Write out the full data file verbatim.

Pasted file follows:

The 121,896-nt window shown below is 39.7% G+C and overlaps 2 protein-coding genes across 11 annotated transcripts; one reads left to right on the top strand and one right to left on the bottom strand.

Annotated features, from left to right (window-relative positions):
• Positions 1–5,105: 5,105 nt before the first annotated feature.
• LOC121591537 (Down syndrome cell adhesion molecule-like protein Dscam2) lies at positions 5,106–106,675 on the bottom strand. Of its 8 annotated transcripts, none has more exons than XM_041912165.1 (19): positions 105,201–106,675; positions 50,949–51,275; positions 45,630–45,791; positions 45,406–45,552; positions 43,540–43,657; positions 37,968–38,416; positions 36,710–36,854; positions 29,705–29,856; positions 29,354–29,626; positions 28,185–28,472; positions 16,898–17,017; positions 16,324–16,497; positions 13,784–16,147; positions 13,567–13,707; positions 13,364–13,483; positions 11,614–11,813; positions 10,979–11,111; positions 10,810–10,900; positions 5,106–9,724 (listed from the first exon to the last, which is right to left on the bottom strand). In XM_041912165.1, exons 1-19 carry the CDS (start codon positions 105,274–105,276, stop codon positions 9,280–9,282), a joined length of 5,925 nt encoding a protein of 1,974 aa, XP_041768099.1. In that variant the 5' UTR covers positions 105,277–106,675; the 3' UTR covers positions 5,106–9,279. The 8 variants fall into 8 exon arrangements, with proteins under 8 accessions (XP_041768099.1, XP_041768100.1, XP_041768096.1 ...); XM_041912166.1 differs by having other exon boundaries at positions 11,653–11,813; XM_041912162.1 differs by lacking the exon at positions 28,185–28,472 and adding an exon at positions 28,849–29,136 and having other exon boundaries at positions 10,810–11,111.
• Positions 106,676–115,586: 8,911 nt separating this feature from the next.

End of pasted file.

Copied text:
The 121,896-nt window shown below is 39.7% G+C and overlaps 2 protein-coding genes across 11 annotated transcripts; one reads left to right on the top strand and one right to left on the bottom strand.

Annotated features, from left to right (window-relative positions):
• Positions 1–5,105: 5,105 nt before the first annotated feature.
• LOC121591537 (Down syndrome cell adhesion molecule-like protein Dscam2) lies at positions 5,106–106,675 on the bottom strand. Of its 8 annotated transcripts, none has more exons than XM_041912165.1 (19): positions 105,201–106,675; positions 50,949–51,275; positions 45,630–45,791; positions 45,406–45,552; positions 43,540–43,657; positions 37,968–38,416; positions 36,710–36,854; positions 29,705–29,856; positions 29,354–29,626; positions 28,185–28,472; positions 16,898–17,017; positions 16,324–16,497; positions 13,784–16,147; positions 13,567–13,707; positions 13,364–13,483; positions 11,614–11,813; positions 10,979–11,111; positions 10,810–10,900; positions 5,106–9,724 (listed from the first exon to the last, which is right to left on the bottom strand). In XM_041912165.1, exons 1-19 carry the CDS (start codon positions 105,274–105,276, stop codon positions 9,280–9,282), a joined length of 5,925 nt encoding a protein of 1,974 aa, XP_041768099.1. In that variant the 5' UTR covers positions 105,277–106,675; the 3' UTR covers positions 5,106–9,279. The 8 variants fall into 8 exon arrangements, with proteins under 8 accessions (XP_041768099.1, XP_041768100.1, XP_041768096.1 ...); XM_041912166.1 differs by having other exon boundaries at positions 11,653–11,813; XM_041912162.1 differs by lacking the exon at positions 28,185–28,472 and adding an exon at positions 28,849–29,136 and having other exon boundaries at positions 10,810–11,111.
• Positions 106,676–115,586: 8,911 nt separating this feature from the next.